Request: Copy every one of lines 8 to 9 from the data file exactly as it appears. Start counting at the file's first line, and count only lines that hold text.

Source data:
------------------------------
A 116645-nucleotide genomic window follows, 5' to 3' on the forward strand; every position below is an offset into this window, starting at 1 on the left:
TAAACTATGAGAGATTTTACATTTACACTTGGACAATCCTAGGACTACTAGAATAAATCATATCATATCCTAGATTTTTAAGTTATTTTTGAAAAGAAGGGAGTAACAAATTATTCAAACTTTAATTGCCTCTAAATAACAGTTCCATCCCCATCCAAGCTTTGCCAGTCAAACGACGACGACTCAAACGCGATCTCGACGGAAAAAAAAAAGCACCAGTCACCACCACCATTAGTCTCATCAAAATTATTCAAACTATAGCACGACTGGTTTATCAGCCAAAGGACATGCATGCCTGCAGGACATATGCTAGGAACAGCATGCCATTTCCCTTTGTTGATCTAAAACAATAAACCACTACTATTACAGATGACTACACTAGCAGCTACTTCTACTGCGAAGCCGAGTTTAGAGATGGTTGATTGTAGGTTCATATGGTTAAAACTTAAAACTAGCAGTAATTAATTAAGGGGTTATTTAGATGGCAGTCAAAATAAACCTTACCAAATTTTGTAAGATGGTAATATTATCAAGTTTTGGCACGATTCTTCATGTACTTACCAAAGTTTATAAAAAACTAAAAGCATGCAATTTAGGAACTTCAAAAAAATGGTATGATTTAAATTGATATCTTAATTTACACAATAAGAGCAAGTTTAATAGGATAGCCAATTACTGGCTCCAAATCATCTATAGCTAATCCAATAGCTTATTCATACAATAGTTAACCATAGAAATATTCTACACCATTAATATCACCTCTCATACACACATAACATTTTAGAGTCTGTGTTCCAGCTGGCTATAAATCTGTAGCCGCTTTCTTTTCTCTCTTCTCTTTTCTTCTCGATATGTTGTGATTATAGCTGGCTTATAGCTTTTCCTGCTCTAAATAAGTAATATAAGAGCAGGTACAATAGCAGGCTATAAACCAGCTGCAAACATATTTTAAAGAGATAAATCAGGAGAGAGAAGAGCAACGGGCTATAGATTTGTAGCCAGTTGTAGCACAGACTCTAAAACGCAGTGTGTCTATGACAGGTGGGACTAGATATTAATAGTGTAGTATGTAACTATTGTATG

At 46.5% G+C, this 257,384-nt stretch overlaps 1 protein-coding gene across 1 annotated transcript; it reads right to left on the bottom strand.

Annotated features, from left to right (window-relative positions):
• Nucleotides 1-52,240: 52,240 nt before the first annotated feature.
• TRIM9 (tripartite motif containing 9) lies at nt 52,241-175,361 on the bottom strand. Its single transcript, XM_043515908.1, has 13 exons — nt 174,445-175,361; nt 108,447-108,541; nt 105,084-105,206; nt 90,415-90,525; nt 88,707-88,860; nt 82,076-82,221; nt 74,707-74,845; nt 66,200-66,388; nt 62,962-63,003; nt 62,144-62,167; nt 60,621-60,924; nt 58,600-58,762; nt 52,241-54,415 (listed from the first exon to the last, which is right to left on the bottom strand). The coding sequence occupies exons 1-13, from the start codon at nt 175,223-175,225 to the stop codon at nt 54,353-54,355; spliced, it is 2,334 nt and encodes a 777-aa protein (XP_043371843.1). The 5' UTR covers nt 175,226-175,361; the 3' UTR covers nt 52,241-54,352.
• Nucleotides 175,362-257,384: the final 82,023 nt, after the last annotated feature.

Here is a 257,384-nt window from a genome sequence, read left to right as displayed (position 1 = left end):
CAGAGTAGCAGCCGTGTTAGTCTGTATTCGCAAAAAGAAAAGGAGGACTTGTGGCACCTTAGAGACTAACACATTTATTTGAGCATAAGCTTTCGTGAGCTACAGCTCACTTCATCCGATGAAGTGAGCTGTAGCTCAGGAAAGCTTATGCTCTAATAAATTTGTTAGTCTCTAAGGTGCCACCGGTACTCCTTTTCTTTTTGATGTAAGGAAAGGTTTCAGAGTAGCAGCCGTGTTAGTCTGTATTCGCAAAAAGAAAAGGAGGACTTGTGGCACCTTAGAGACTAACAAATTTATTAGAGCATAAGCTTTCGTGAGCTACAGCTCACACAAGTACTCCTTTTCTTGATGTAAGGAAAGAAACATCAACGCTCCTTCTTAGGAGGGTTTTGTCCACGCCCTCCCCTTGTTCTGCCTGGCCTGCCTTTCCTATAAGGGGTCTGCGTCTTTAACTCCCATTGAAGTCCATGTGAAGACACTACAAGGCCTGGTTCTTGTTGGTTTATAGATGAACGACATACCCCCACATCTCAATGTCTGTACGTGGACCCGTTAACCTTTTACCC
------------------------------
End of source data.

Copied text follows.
Here is a 257,384-nt window from a genome sequence, read left to right as displayed (position 1 = left end):
CAGAGTAGCAGCCGTGTTAGTCTGTATTCGCAAAAAGAAAAGGAGGACTTGTGGCACCTTAGAGACTAACACATTTATTTGAGCATAAGCTTTCGTGAGCTACAGCTCACTTCATCCGATGAAGTGAGCTGTAGCTCAGGAAAGCTTATGCTCTAATAAATTTGTTAGTCTCTAAGGTGCCACCGGTACTCCTTTTCTTTTTGATGTAAGGAAAGGTTTCAGAGTAGCAGCCGTGTTAGTCTGTATTCGCAAAAAGAAAAGGAGGACTTGTGGCACCTTAGAGACTAACAAATTTATTAGAGCATAAGCTTTCGTGAGCTACAGCTCACACAAGTACTCCTTTTCTTGATGTAAGGAAAGAAACATCAACGCTCCTTCTTAGGAGGGTTTTGTCCACGCCCTCCCCTTGTTCTGCCTGGCCTGCCTTTCCTATAAGGGGTCTGCGTCTTTAACTCCCATTGAAGTCCATGTGAAGACACTACAAGGCCTGGTTCTTGTTGGTTTATAGATGAACGACATACCCCCACATCTCAATGTCTGTACGTGGACCCGTTAACCTTTTACCC